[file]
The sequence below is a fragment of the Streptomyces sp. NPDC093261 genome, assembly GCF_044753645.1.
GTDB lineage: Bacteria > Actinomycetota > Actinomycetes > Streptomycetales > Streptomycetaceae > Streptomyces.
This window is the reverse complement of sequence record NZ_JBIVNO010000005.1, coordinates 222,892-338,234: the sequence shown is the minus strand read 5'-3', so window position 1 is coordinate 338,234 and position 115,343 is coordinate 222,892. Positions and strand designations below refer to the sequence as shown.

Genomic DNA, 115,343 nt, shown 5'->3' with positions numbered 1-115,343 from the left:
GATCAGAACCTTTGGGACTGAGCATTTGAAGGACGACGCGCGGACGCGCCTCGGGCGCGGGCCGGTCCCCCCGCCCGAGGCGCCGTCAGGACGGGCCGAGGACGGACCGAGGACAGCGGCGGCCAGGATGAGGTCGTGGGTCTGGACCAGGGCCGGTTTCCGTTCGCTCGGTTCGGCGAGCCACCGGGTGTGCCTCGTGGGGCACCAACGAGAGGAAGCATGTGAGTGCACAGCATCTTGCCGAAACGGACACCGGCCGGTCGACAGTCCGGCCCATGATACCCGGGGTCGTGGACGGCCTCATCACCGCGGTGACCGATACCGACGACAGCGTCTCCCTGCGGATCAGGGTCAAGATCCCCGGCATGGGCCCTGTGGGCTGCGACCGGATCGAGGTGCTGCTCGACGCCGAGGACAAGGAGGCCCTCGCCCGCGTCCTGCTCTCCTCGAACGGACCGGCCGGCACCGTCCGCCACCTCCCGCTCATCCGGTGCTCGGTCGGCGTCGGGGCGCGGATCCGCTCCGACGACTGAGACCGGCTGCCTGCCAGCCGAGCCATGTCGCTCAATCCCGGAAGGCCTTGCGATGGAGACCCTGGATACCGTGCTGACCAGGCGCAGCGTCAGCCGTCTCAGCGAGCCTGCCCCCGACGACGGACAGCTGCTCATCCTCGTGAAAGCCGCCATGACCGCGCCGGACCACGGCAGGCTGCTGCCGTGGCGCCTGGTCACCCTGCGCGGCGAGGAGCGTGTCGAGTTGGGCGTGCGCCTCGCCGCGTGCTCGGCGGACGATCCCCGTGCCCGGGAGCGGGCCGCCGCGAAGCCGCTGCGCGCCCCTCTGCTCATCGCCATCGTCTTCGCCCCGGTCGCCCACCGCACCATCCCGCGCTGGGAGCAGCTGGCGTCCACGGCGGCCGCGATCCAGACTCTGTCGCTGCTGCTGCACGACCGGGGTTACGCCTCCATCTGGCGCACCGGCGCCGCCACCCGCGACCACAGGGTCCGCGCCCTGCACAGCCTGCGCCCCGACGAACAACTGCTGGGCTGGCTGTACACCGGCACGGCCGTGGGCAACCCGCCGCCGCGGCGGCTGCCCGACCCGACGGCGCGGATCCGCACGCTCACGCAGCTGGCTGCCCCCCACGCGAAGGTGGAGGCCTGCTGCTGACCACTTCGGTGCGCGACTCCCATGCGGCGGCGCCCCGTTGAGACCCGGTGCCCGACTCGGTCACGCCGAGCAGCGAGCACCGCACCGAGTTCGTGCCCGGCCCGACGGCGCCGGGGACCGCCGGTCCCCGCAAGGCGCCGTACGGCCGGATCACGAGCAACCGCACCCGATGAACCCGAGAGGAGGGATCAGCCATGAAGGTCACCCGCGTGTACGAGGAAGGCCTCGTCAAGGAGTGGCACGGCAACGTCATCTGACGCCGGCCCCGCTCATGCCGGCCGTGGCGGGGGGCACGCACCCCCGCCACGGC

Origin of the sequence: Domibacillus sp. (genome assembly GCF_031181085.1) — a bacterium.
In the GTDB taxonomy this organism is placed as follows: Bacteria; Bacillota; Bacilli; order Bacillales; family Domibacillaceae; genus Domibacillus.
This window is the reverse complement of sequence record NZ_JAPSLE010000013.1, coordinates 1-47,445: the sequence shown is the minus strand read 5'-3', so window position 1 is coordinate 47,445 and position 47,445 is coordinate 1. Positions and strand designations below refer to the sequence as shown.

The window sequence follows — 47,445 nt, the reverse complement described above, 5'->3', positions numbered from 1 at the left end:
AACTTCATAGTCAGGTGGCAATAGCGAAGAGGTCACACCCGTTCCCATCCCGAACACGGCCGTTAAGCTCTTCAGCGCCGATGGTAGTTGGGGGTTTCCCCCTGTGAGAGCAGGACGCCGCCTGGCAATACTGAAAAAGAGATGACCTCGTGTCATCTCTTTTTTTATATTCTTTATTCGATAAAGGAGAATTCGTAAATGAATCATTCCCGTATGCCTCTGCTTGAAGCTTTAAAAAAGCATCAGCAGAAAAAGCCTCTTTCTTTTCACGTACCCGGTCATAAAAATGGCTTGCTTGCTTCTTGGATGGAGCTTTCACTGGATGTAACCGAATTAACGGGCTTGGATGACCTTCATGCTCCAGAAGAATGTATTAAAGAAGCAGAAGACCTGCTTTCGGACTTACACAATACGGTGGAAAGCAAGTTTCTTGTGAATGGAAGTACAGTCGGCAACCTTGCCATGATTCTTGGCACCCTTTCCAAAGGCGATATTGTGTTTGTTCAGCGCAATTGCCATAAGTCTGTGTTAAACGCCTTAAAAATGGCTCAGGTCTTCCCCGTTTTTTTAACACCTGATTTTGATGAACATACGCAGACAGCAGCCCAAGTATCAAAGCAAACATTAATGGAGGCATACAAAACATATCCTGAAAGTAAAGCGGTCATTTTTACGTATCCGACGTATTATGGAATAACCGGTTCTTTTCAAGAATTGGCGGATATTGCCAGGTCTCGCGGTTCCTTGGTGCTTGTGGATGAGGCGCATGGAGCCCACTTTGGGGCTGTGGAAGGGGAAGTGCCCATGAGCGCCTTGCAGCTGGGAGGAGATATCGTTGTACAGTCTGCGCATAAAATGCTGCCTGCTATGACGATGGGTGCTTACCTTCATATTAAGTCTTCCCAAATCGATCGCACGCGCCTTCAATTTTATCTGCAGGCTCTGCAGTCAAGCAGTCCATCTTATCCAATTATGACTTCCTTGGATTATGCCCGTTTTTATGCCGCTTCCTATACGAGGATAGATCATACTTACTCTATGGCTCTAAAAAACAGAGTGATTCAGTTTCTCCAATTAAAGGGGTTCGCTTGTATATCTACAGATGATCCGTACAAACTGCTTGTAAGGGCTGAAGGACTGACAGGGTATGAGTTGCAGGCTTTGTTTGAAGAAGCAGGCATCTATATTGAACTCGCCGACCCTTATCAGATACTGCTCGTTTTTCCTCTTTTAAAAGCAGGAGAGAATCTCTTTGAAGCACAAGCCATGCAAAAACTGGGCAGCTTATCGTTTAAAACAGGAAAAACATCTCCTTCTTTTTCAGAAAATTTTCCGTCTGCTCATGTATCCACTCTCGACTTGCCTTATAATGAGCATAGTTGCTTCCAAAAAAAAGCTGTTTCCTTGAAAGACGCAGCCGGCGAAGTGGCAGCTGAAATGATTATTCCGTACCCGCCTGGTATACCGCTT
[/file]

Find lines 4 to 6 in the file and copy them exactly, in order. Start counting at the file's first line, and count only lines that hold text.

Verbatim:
Genomic DNA, 115,343 nt, shown 5'->3' with positions numbered 1-115,343 from the left:
GATCAGAACCTTTGGGACTGAGCATTTGAAGGACGACGCGCGGACGCGCCTCGGGCGCGGGCCGGTCCCCCCGCCCGAGGCGCCGTCAGGACGGGCCGAGGACGGACCGAGGACAGCGGCGGCCAGGATGAGGTCGTGGGTCTGGACCAGGGCCGGTTTCCGTTCGCTCGGTTCGGCGAGCCACCGGGTGTGCCTCGTGGGGCACCAACGAGAGGAAGCATGTGAGTGCACAGCATCTTGCCGAAACGGACACCGGCCGGTCGACAGTCCGGCCCATGATACCCGGGGTCGTGGACGGCCTCATCACCGCGGTGACCGATACCGACGACAGCGTCTCCCTGCGGATCAGGGTCAAGATCCCCGGCATGGGCCCTGTGGGCTGCGACCGGATCGAGGTGCTGCTCGACGCCGAGGACAAGGAGGCCCTCGCCCGCGTCCTGCTCTCCTCGAACGGACCGGCCGGCACCGTCCGCCACCTCCCGCTCATCCGGTGCTCGGTCGGCGTCGGGGCGCGGATCCGCTCCGACGACTGAGACCGGCTGCCTGCCAGCCGAGCCATGTCGCTCAATCCCGGAAGGCCTTGCGATGGAGACCCTGGATACCGTGCTGACCAGGCGCAGCGTCAGCCGTCTCAGCGAGCCTGCCCCCGACGACGGACAGCTGCTCATCCTCGTGAAAGCCGCCATGACCGCGCCGGACCACGGCAGGCTGCTGCCGTGGCGCCTGGTCACCCTGCGCGGCGAGGAGCGTGTCGAGTTGGGCGTGCGCCTCGCCGCGTGCTCGGCGGACGATCCCCGTGCCCGGGAGCGGGCCGCCGCGAAGCCGCTGCGCGCCCCTCTGCTCATCGCCATCGTCTTCGCCCCGGTCGCCCACCGCACCATCCCGCGCTGGGAGCAGCTGGCGTCCACGGCGGCCGCGATCCAGACTCTGTCGCTGCTGCTGCACGACCGGGGTTACGCCTCCATCTGGCGCACCGGCGCCGCCACCCGCGACCACAGGGTCCGCGCCCTGCACAGCCTGCGCCCCGACGAACAACTGCTGGGCTGGCTGTACACCGGCACGGCCGTGGGCAACCCGCCGCCGCGGCGGCTGCCCGACCCGACGGCGCGGATCCGCACGCTCACGCAGCTGGCTGCCCCCCACGCGAAGGTGGAGGCCTGCTGCTGACCACTTCGGTGCGCGACTCCCATGCGGCGGCGCCCCGTTGAGACCCGGTGCCCGACTCGGTCACGCCGAGCAGCGAGCACCGCACCGAGTTCGTGCCCGGCCCGACGGCGCCGGGGACCGCCGGTCCCCGCAAGGCGCCGTACGGCCGGATCACGAGCAACCGCACCCGATGAACCCGAGAGGAGGGATCAGCCATGAAGGTCACCCGCGTGTACGAGGAAGGCCTCGTCAAGGAGTGGCACGGCAACGTCATCTGACGCCGGCCCCGCTCATGCCGGCCGTGGCGGGGGGCACGCACCCCCGCCACGGC

Origin of the sequence: Domibacillus sp. (genome assembly GCF_031181085.1) — a bacterium.